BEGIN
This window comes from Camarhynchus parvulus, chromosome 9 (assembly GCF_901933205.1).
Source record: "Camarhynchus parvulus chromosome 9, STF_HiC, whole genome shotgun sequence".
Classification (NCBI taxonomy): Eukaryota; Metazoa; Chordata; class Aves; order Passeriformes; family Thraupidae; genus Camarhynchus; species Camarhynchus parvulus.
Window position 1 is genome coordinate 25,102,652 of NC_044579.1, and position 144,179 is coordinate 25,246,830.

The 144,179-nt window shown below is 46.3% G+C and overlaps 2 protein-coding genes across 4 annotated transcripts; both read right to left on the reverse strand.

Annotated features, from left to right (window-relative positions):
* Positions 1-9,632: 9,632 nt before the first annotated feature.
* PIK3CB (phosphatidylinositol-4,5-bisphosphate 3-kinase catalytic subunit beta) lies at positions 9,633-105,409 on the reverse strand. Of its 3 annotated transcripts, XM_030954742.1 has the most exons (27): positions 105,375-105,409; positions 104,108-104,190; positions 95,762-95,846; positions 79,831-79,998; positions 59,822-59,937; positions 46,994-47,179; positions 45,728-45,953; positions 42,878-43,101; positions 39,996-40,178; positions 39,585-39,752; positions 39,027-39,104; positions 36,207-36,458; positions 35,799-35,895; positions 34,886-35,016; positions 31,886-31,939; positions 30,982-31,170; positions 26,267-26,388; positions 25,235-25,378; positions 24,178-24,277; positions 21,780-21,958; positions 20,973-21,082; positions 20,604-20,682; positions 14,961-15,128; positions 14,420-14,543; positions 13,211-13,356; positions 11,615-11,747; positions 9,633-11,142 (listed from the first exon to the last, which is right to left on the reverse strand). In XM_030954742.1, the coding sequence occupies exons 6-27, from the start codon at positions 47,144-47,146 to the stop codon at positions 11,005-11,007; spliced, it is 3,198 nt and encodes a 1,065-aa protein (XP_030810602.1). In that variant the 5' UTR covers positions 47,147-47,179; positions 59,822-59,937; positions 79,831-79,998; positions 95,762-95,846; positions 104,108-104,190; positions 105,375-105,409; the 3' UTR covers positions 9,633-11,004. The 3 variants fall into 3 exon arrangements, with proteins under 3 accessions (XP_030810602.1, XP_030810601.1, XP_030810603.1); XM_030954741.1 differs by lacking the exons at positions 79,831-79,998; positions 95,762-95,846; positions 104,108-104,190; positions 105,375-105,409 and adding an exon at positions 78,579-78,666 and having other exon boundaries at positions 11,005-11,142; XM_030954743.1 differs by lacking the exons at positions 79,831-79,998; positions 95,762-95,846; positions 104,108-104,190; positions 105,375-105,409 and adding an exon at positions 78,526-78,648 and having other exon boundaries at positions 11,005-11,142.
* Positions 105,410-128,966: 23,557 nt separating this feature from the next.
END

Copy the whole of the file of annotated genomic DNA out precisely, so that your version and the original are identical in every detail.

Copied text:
This window comes from Camarhynchus parvulus, chromosome 9 (assembly GCF_901933205.1).
Source record: "Camarhynchus parvulus chromosome 9, STF_HiC, whole genome shotgun sequence".
Classification (NCBI taxonomy): Eukaryota; Metazoa; Chordata; class Aves; order Passeriformes; family Thraupidae; genus Camarhynchus; species Camarhynchus parvulus.
Window position 1 is genome coordinate 25,102,652 of NC_044579.1, and position 144,179 is coordinate 25,246,830.

The 144,179-nt window shown below is 46.3% G+C and overlaps 2 protein-coding genes across 4 annotated transcripts; both read right to left on the reverse strand.

Annotated features, from left to right (window-relative positions):
* Positions 1-9,632: 9,632 nt before the first annotated feature.
* PIK3CB (phosphatidylinositol-4,5-bisphosphate 3-kinase catalytic subunit beta) lies at positions 9,633-105,409 on the reverse strand. Of its 3 annotated transcripts, XM_030954742.1 has the most exons (27): positions 105,375-105,409; positions 104,108-104,190; positions 95,762-95,846; positions 79,831-79,998; positions 59,822-59,937; positions 46,994-47,179; positions 45,728-45,953; positions 42,878-43,101; positions 39,996-40,178; positions 39,585-39,752; positions 39,027-39,104; positions 36,207-36,458; positions 35,799-35,895; positions 34,886-35,016; positions 31,886-31,939; positions 30,982-31,170; positions 26,267-26,388; positions 25,235-25,378; positions 24,178-24,277; positions 21,780-21,958; positions 20,973-21,082; positions 20,604-20,682; positions 14,961-15,128; positions 14,420-14,543; positions 13,211-13,356; positions 11,615-11,747; positions 9,633-11,142 (listed from the first exon to the last, which is right to left on the reverse strand). In XM_030954742.1, the coding sequence occupies exons 6-27, from the start codon at positions 47,144-47,146 to the stop codon at positions 11,005-11,007; spliced, it is 3,198 nt and encodes a 1,065-aa protein (XP_030810602.1). In that variant the 5' UTR covers positions 47,147-47,179; positions 59,822-59,937; positions 79,831-79,998; positions 95,762-95,846; positions 104,108-104,190; positions 105,375-105,409; the 3' UTR covers positions 9,633-11,004. The 3 variants fall into 3 exon arrangements, with proteins under 3 accessions (XP_030810602.1, XP_030810601.1, XP_030810603.1); XM_030954741.1 differs by lacking the exons at positions 79,831-79,998; positions 95,762-95,846; positions 104,108-104,190; positions 105,375-105,409 and adding an exon at positions 78,579-78,666 and having other exon boundaries at positions 11,005-11,142; XM_030954743.1 differs by lacking the exons at positions 79,831-79,998; positions 95,762-95,846; positions 104,108-104,190; positions 105,375-105,409 and adding an exon at positions 78,526-78,648 and having other exon boundaries at positions 11,005-11,142.
* Positions 105,410-128,966: 23,557 nt separating this feature from the next.